Barstow, Calif., is a hub for military auctions
Daily Press, Victorville, Calif.
At two vast, shadeless parking lots at the Marine Corps Logistics Base east of Barstow, Calif., sits some of the equipment the nation’s military can do without.
Vehicles, including buses, military trucks and trailers, sit idle in rows. Some equipment served troops overseas before being replaced or wearing out. As government surplus, it’s resold or converted to other uses.
The military has a precise process for dealing with the leftovers, Dennis Fleener, site lead for the Defense Logistics Agency, said.
First, the equipment is held for 42 days to allow other government agencies to claim it, Fleener said. Often, equipment is taken by law enforcement agencies, who repurpose it for civilian use. In the past two weeks of the process, nonprofit organizations can take equipment if they choose to. About 80 percent of the vehicles start, either normally or with a jump start, Fleener said.
While much equipment remains for the taking, civilians find creative uses for some of it, Fleener said. He’s seen farmers turn old ammunition cans into heaters for their crops, small businessmen turn a pontoon boat into a karaoke bar and a Christian summer camp turn military trailers into hay wagons. The products also make their way to army surplus stores, movie studios and nostalgic former soldiers, he said.
For law enforcement, the program is a big financial boon. In California, the Los Angeles County Sheriff’s Department has been the largest beneficiary of the program. Nonprofit organization California Watch , part of the Center for Investigative Reporting, reported earlier this year that the agency has four long-haul tractor-trailers that travel the country collecting surplus military equipment.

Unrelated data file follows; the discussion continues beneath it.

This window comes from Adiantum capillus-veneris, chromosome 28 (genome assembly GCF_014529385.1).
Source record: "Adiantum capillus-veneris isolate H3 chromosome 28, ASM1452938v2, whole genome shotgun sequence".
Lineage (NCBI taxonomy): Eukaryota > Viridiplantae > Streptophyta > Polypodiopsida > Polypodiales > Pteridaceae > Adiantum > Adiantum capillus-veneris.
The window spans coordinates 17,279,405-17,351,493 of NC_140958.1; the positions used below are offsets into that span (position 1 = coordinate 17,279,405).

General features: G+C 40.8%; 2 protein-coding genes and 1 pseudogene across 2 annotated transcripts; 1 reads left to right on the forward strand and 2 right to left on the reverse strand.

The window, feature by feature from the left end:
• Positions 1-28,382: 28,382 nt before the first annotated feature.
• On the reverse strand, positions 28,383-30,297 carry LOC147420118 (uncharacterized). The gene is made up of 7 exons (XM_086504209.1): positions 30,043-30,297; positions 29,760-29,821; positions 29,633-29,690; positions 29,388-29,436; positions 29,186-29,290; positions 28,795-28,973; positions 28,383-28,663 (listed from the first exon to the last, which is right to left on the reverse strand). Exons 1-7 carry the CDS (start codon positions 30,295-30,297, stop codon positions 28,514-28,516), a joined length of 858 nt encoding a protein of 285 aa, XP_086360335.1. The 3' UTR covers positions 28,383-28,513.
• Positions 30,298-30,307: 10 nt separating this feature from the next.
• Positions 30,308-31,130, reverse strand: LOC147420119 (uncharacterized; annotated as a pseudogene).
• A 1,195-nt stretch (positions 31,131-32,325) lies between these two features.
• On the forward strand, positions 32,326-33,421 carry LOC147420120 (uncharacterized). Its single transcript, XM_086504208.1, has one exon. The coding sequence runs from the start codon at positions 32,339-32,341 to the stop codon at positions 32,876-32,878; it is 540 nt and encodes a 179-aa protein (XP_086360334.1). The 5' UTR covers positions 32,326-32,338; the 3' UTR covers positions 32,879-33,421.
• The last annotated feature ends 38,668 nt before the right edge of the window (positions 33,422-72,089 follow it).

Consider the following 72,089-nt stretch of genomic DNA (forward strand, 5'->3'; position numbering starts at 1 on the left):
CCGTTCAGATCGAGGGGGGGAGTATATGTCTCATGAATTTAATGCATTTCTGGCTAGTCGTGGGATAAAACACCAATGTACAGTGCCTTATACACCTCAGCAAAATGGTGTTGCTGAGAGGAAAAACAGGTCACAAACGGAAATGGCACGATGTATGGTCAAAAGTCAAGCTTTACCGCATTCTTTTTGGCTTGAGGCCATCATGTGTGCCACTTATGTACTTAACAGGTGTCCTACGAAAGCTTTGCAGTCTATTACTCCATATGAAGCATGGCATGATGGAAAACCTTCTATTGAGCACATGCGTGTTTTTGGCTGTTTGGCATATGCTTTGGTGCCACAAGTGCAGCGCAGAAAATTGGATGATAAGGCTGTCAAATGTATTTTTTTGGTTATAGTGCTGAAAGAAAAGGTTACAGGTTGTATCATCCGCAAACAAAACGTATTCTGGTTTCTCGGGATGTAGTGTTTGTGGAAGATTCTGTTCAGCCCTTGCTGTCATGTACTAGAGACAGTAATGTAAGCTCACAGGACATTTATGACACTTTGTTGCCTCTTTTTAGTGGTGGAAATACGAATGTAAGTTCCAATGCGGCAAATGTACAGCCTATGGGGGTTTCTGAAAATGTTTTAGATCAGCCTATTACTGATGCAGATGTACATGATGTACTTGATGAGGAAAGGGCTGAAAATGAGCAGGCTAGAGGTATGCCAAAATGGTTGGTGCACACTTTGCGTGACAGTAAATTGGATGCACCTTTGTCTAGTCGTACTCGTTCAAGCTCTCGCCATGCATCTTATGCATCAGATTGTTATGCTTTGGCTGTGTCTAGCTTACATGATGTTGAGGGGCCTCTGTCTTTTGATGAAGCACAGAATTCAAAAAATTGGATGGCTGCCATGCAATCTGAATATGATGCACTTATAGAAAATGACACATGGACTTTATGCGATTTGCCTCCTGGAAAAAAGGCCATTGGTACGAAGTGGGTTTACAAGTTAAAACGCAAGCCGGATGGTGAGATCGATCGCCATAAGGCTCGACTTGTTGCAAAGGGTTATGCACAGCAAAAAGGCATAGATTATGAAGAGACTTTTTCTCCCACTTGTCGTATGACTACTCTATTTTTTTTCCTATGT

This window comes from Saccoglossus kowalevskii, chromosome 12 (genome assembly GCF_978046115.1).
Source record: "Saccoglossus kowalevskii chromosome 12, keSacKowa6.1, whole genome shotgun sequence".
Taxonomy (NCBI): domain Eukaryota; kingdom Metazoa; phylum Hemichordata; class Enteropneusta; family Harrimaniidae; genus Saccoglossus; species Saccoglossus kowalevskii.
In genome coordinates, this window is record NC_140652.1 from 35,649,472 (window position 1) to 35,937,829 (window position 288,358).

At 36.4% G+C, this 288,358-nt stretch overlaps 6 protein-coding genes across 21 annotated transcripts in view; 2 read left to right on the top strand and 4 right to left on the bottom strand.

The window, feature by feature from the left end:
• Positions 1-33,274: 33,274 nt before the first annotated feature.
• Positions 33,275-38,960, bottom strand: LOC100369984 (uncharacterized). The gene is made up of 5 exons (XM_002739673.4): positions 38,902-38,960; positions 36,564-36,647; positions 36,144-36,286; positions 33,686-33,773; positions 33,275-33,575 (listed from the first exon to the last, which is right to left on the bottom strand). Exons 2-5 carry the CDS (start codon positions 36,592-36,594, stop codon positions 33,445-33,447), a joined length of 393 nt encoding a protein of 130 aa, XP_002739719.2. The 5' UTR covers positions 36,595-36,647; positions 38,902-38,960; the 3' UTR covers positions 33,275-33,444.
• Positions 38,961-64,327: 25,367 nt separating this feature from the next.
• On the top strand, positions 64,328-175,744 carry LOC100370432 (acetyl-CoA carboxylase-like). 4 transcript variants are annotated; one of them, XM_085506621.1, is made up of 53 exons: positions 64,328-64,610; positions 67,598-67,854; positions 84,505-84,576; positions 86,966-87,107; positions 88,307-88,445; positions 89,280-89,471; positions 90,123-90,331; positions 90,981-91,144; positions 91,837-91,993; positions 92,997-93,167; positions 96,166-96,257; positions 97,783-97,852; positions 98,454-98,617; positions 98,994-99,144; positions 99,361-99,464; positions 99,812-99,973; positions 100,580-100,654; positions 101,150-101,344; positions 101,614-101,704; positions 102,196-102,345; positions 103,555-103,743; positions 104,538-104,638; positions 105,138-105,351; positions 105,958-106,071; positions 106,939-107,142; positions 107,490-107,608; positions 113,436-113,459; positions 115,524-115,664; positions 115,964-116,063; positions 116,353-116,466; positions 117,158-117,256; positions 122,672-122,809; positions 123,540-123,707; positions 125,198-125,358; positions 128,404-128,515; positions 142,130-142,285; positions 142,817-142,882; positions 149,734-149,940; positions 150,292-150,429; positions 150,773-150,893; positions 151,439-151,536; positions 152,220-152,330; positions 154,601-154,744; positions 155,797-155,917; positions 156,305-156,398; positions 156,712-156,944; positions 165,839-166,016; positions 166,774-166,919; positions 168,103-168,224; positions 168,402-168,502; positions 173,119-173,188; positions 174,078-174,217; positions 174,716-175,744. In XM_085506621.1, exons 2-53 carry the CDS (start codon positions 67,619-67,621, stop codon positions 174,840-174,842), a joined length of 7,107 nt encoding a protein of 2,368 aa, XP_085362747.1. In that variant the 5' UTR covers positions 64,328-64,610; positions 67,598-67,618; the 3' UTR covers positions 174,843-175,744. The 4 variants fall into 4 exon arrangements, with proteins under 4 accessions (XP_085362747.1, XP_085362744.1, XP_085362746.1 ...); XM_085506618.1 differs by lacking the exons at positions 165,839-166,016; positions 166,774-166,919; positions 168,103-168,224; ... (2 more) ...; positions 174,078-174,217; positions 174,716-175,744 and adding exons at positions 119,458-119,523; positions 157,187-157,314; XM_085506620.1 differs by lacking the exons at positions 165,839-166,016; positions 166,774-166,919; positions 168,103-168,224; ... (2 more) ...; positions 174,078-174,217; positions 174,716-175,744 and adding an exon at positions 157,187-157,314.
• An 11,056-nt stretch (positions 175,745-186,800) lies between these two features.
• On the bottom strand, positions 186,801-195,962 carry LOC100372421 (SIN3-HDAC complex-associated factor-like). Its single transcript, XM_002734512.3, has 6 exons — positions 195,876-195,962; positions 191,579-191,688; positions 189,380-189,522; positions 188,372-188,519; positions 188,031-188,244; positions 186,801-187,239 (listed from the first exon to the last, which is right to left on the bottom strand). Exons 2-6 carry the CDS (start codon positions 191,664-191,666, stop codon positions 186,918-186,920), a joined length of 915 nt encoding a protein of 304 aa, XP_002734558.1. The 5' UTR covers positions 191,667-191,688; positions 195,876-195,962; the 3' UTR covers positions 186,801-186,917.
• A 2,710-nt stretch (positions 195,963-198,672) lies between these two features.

High Desert law enforcement agencies have purchased equipment too, but not recently. The Barstow Police Department picked some helmets used by military parachutists in 1996 and night vision goggles in 1999 — equipment valued at $4,322, records show.
The San Bernardino County Sheriff’s Department was more prolific, acquiring aircraft, helicopter and vehicle parts, as well as trucks and miscellaneous supplies, totaling about $9.4 million in value. The department picked up most of that equipment in the 1990s, when Congress first created the program. (It’s currently on hold while federal officials take inventory of the items sent to local agencies, after the Arizona Republic reported last month that an Arizona sheriff’s department might be reselling free items at auction to pad its budget.)
If no other agencies want the equipment, it moves across the street to a second lot, where it goes on sale to the public.
That's where Government Liquidations comes in. The private company resells the equipment under contract with the Department of Defense, posting items on its website at govtliquidation.com. Items that don’t leave the property within two weeks are required to be transported off the base to the company’s storage facility in Oklahoma.
“This is a continuous conveyer belt,” said Tim McPhillips, site manager for the company. He said Barstow was the company’s largest revenue site on the West Coast.
Equipment can also be claimed by allied foreign militaries. That diverts it into a third lot, where it waits for shipment to the country. In that lot, rows of humvees and other vehicles sit with the names of their eventual destinations scrawled on their front bumpers — places such as Cambodia, Morocco and the Philippines.
A recent shipment of five boxes of winter coats did not last long before being snapped up, frozen and sent to Afghanistan’s military, Fleener said.
Fleener said the military takes care to remove all sensitive material from the items before putting them on sale.